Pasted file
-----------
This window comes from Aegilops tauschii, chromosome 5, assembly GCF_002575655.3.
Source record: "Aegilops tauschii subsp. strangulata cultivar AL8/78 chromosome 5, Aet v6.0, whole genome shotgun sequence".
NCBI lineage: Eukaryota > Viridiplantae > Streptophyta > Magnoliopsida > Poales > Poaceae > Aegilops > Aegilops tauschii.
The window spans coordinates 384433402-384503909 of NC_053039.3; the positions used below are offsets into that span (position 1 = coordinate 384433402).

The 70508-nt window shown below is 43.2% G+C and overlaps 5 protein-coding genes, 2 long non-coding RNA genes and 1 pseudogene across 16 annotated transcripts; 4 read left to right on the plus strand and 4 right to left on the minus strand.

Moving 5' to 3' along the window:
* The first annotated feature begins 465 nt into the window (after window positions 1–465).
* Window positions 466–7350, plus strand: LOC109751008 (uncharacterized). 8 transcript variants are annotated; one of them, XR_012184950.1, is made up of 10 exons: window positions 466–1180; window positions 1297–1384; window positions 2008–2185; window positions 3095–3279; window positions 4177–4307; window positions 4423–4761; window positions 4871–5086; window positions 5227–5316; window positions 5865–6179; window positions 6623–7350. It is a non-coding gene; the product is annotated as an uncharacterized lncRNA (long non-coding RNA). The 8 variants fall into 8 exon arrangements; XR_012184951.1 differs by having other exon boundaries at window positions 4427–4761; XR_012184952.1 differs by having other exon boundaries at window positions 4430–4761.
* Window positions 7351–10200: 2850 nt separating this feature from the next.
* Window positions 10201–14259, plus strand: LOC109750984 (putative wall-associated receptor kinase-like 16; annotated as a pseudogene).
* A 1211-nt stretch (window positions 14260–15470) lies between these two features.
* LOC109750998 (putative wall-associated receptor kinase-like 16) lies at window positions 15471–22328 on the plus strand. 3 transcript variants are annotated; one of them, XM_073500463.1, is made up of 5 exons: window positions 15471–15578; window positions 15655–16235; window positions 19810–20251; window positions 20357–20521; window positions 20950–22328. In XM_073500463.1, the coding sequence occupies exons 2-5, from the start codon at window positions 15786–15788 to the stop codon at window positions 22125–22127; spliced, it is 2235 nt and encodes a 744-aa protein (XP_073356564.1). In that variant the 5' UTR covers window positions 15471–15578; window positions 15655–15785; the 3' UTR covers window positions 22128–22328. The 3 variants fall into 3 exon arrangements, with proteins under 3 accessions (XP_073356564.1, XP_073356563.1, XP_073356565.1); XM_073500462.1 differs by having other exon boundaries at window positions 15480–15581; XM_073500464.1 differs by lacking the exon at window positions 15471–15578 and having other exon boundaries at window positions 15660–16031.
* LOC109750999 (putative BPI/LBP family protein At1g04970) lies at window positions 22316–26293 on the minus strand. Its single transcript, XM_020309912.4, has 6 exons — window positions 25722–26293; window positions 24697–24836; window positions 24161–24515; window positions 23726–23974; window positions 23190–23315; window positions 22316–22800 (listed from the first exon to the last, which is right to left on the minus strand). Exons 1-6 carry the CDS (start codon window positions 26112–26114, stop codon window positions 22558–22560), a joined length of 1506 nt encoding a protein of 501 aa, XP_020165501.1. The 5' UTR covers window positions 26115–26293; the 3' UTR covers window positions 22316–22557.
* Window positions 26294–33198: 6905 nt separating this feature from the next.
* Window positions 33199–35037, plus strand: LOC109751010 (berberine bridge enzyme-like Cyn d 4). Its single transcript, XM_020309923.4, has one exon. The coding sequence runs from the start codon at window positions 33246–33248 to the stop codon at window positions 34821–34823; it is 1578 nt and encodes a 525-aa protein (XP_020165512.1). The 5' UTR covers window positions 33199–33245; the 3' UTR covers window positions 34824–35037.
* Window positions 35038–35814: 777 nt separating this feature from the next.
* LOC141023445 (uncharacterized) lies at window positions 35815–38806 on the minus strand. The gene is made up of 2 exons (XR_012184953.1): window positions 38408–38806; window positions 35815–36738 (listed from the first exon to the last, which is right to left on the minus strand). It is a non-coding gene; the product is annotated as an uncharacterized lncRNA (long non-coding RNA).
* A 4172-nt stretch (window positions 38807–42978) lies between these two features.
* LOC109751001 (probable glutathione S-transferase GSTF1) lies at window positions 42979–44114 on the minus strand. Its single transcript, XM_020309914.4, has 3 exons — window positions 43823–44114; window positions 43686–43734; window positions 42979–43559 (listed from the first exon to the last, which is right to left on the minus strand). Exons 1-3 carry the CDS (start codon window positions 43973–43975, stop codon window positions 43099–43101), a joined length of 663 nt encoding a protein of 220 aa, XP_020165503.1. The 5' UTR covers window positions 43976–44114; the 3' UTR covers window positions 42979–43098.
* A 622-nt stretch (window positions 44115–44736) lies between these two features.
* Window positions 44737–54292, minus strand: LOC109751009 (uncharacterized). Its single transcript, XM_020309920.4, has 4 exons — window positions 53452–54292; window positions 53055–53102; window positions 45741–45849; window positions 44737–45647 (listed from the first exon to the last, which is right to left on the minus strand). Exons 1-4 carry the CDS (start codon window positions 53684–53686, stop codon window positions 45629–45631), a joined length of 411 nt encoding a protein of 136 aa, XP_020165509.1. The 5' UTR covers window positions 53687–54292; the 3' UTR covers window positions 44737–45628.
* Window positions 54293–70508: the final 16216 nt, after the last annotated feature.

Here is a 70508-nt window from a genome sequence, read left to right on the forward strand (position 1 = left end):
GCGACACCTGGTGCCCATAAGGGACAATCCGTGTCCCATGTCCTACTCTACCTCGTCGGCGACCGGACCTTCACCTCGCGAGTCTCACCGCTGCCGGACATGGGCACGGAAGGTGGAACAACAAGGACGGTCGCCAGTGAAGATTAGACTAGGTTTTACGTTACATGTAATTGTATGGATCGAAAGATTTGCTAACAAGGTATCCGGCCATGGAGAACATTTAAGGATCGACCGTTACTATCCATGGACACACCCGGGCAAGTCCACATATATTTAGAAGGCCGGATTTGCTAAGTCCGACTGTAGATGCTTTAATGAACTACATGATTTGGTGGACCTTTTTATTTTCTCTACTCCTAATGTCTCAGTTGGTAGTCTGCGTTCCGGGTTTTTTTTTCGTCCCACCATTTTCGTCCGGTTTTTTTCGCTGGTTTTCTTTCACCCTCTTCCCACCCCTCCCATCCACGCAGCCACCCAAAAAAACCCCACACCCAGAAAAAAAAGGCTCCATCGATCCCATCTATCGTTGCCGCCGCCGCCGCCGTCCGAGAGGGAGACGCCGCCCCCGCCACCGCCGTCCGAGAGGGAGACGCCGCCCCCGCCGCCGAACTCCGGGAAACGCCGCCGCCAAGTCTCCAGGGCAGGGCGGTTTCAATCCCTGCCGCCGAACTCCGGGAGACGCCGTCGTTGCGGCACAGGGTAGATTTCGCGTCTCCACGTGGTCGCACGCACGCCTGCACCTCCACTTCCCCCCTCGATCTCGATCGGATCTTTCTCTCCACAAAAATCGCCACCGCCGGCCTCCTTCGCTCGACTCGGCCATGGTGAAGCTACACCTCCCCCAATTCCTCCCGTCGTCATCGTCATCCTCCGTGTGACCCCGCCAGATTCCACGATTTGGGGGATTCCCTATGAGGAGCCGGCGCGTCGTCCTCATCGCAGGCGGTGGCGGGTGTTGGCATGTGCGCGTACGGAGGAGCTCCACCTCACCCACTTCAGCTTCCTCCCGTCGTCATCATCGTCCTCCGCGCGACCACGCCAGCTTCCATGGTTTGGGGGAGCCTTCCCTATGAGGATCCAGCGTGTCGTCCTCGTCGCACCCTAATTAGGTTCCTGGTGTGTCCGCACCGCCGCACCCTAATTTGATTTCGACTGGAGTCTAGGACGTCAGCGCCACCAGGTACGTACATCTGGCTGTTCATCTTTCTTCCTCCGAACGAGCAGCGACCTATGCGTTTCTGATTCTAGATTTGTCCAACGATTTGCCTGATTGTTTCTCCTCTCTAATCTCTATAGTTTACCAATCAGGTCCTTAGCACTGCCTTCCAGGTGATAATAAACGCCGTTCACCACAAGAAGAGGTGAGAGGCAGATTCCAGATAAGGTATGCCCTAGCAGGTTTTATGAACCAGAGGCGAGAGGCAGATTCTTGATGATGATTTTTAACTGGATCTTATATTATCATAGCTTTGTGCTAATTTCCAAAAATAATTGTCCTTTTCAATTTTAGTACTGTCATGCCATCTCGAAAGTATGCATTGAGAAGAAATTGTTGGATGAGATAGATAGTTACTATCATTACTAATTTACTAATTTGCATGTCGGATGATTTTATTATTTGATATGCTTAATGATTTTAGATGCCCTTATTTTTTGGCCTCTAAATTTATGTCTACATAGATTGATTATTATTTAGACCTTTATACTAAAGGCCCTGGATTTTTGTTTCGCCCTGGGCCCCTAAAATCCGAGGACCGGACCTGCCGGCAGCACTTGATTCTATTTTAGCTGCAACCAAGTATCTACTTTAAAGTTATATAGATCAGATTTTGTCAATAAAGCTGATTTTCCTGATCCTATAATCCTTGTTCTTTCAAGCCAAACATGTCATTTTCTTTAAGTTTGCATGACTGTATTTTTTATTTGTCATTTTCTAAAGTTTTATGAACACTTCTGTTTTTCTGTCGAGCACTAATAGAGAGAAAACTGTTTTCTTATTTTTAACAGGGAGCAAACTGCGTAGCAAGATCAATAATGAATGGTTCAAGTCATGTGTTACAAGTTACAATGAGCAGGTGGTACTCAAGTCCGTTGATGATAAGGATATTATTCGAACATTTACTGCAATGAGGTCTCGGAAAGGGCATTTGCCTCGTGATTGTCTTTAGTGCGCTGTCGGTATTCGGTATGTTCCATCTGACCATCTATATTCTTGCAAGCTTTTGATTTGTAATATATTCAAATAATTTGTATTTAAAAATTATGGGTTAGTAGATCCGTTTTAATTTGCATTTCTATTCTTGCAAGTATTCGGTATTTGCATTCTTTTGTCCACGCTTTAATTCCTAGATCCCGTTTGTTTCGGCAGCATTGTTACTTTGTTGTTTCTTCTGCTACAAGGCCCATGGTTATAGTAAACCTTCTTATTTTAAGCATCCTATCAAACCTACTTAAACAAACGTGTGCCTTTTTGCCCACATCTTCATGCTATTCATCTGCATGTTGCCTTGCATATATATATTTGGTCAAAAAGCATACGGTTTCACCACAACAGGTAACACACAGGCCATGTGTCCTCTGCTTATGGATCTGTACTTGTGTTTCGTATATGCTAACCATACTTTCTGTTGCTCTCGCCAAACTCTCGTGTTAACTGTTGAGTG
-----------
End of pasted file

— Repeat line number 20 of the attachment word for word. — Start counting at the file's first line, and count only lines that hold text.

* A 622-nt stretch (window positions 44115–44736) lies between these two features.